Jewish Defence League wants US comeback
Meir Weinstein said at an event in early January that he was trying to re-establish a Kahanist movement in the US "under the JDL umbrella or under a different name," Israeli daily Ha'aretz reported this week.
"We are trying to get something off the ground in New York. We have to resurrect it in other states in the US, in LA, Chicago, Florida, Philadelphia, I get emails from all over the US, we have to get this thing going," Weinstein reportedly said at the New York event.
Weinstein also recently told The Forward that he believes the incoming US president may provide an opportunity to rebuild the JDL in the US.
Weinstein said the JDL's Canada chapter would be willing to confront neo-Nazis who are set to march in Montana later this month in support of white supremacist leader Richard Spencer.
That may be an attempt to do some damage control, after Ha'aretz reported that a US Kahanist said the group would not stand with Jews confronting the neo-Nazi march.
"In this specific event, this guy Richard Spencer, a white nationalist who stands up for white people, and there is nothing wrong with that," said Jonathan Stern, an organizer of the New York event.
"Our movement is part of the Trump movement," Stern also told the newspaper.
"There is a major shift in US foreign policy. We now feel that the government, I don't want to say it's in our hands, but we are part of it and we believe it's going to help us advance our cause once January 20 comes around."
The JDL was founded by the late Rabbi Meir Kahane in 1968 in New York.
Kahane, who was assassinated in the US in 1990, pushed for the removal of Palestinians from all lands under Israel's control and fervently supported the establishment of Jewish-only settlements in the occupied Palestinian territories.
|Meir Kahane's grandson, Meir Ettinger, also runs an extremist
Jewish organisation. He was arrested in 2015 on suspicion
of arson that led to a Palestinian infant burning alive [Getty]
Staunchly anti-Arab and an advocate of using violence against Palestinians - and anyone else standing in opposition to his group's goals - Kahane once said that "to turn the other cheek is not a Jewish concept".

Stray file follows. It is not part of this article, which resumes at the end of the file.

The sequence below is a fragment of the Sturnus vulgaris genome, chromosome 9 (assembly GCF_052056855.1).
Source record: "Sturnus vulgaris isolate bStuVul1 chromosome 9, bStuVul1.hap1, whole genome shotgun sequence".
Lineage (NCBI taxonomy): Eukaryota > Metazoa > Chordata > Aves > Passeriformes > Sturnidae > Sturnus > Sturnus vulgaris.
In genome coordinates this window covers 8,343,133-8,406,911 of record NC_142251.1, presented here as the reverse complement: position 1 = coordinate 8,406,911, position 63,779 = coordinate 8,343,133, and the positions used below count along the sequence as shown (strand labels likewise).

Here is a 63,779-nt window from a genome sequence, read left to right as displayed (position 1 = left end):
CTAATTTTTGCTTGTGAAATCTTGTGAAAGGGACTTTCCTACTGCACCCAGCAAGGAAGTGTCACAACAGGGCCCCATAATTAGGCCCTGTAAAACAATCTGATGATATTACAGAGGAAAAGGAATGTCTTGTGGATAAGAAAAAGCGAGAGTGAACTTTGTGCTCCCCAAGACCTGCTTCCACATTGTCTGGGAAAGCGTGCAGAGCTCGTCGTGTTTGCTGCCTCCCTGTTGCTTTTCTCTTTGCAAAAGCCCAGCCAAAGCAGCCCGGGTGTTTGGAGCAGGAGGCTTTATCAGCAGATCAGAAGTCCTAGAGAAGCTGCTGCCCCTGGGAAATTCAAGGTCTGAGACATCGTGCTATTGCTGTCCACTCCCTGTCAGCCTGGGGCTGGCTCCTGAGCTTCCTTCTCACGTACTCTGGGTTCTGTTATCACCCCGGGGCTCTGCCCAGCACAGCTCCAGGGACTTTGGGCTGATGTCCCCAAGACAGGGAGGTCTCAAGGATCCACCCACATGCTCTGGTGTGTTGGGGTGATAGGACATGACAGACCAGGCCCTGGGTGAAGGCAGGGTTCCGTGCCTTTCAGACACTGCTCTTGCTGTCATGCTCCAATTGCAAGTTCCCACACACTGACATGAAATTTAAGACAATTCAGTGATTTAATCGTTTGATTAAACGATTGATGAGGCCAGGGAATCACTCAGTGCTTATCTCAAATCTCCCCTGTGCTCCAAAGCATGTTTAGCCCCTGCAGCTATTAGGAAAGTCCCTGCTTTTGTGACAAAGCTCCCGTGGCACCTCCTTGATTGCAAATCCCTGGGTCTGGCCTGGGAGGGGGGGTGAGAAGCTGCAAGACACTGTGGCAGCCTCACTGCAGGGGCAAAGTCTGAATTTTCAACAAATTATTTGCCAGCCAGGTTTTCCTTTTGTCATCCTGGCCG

Adherents to JDL ideologies or to the affiliated Kach party, which Kahane also founded, are believed to have been involved in several attacks against Palestinians, including the bombings of Palestinian schools.
Baruch Goldstein, who massacred 29 Palestinian worshippers at the Ibrahimi Mosque in Hebron in the southern West Bank in 1994 and injured many more, was a Kahanist.
That act was used to justify the Israeli army instituting a series of measures aimed at granting Jewish settlers greater liberties in the strategic city, while curtailing the daily rights and freedom of movement of Palestinian residents.
The Kach party was banned in Israel itself, and the US Department of State also designated it a terrorist group.
Still, the mantra "Kahane was right" has been adopted by some of the most hard-line and ideological Israeli settlers in the West Bank to show their continued support for his ideologies.
"The JDL's position with regard to Israel is denial of any Palestinian claims to land and the calling for the removal of all Arabs from the 'Jewish-inherited soil'," explained the Southern Poverty Law Center (SPLC), which tracks extremist groups in the US.
"The group has orchestrated countless terrorist attacks in the US and abroad, and has engaged in intense harassment of foreign diplomats, Muslims, Jewish scholars and community leaders, and officials."
The FBI designated the JDL a right-wing terrorist group in the US in 2001, and according to the SPLC, "its domestic influence has waned in the years since, and today the JDL has no active chapters in the US".
In Canada, the JDL chapter is small, but it remains active, organising protests and counter-protests in Toronto, where many of its most active adherents are based, and occasionally in other cities across the country.
The JDL Canada branch describes itself as "committed to the restoration of pride and integrity to the Jewish people, the return of Jewish values, the reclamation of the Jewish sense of Justice and the abolition of hatred and bigotry".
The group operates legally in Canada. It makes clear on its website that it opposes miscegenation between Jews and non-Jews, and fights so-called Jewish "assimilation".
In December, it organised several events in support of Amona, an Israeli settlement outpost in the West Bank that is considered illegal under both international and Israeli law.
Jillian Kestler D'Amours is a journalist based in Canada. Follow her on Twitter: @jkdamours